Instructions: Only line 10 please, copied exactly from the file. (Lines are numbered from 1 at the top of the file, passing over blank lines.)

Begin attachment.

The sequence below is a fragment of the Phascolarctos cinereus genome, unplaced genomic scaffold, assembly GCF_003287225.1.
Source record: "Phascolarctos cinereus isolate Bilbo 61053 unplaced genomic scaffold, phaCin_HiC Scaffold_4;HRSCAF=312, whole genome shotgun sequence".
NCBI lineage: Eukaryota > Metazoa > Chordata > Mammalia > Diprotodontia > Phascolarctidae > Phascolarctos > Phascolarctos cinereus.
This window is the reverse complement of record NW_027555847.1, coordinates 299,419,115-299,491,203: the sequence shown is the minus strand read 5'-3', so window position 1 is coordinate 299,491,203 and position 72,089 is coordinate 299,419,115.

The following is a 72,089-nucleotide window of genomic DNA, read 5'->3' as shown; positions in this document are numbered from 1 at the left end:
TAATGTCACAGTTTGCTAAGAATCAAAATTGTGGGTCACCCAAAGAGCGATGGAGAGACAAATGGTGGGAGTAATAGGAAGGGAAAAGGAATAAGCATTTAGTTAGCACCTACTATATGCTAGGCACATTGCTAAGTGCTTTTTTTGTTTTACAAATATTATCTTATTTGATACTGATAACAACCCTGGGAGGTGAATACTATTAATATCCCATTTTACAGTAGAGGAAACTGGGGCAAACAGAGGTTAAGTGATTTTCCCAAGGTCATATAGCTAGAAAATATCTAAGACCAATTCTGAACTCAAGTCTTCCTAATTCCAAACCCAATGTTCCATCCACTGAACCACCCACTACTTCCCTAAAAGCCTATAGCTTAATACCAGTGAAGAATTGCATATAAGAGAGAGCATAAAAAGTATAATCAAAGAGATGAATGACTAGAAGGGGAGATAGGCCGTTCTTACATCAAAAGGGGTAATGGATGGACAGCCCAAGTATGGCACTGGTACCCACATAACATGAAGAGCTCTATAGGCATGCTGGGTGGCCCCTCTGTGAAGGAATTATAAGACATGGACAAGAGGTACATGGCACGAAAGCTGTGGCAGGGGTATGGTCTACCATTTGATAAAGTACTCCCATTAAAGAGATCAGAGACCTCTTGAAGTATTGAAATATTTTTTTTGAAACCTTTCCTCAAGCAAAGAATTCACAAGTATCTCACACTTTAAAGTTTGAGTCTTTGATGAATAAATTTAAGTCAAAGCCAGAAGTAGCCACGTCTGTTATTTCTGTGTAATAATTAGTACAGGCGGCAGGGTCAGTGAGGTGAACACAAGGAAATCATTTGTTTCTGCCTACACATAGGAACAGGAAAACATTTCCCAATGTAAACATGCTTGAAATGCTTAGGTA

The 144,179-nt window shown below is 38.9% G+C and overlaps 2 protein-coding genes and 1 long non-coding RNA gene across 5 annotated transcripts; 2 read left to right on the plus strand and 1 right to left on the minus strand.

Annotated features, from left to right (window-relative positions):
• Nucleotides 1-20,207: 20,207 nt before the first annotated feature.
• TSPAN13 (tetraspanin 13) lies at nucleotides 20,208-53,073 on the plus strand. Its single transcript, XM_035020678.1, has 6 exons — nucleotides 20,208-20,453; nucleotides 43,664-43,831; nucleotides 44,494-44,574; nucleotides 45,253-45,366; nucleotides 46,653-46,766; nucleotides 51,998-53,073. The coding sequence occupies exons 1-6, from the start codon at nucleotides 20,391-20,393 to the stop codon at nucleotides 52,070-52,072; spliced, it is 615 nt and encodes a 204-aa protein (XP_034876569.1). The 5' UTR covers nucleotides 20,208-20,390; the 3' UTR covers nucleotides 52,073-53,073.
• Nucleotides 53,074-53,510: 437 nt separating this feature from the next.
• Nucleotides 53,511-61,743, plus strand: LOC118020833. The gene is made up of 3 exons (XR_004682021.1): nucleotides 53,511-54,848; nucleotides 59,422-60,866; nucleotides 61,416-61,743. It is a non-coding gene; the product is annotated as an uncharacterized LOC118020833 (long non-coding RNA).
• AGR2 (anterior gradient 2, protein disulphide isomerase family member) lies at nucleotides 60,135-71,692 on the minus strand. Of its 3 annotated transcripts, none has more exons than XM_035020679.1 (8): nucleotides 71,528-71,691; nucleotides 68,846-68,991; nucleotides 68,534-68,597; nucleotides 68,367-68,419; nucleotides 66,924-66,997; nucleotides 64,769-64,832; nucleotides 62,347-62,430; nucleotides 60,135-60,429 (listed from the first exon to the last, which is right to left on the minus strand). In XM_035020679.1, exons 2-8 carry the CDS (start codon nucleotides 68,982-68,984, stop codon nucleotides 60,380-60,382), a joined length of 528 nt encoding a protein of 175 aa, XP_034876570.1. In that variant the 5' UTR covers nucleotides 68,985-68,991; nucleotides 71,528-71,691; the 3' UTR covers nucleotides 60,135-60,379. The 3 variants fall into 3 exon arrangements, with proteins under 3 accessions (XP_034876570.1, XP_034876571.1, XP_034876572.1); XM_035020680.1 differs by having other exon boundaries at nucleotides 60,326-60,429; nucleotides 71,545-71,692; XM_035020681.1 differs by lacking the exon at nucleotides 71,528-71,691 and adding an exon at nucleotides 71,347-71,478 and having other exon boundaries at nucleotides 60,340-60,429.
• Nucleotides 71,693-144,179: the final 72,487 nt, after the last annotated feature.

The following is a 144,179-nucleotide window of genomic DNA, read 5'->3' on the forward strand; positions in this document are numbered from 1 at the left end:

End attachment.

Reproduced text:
• TSPAN13 (tetraspanin 13) lies at nucleotides 20,208-53,073 on the plus strand. Its single transcript, XM_035020678.1, has 6 exons — nucleotides 20,208-20,453; nucleotides 43,664-43,831; nucleotides 44,494-44,574; nucleotides 45,253-45,366; nucleotides 46,653-46,766; nucleotides 51,998-53,073. The coding sequence occupies exons 1-6, from the start codon at nucleotides 20,391-20,393 to the stop codon at nucleotides 52,070-52,072; spliced, it is 615 nt and encodes a 204-aa protein (XP_034876569.1). The 5' UTR covers nucleotides 20,208-20,390; the 3' UTR covers nucleotides 52,073-53,073.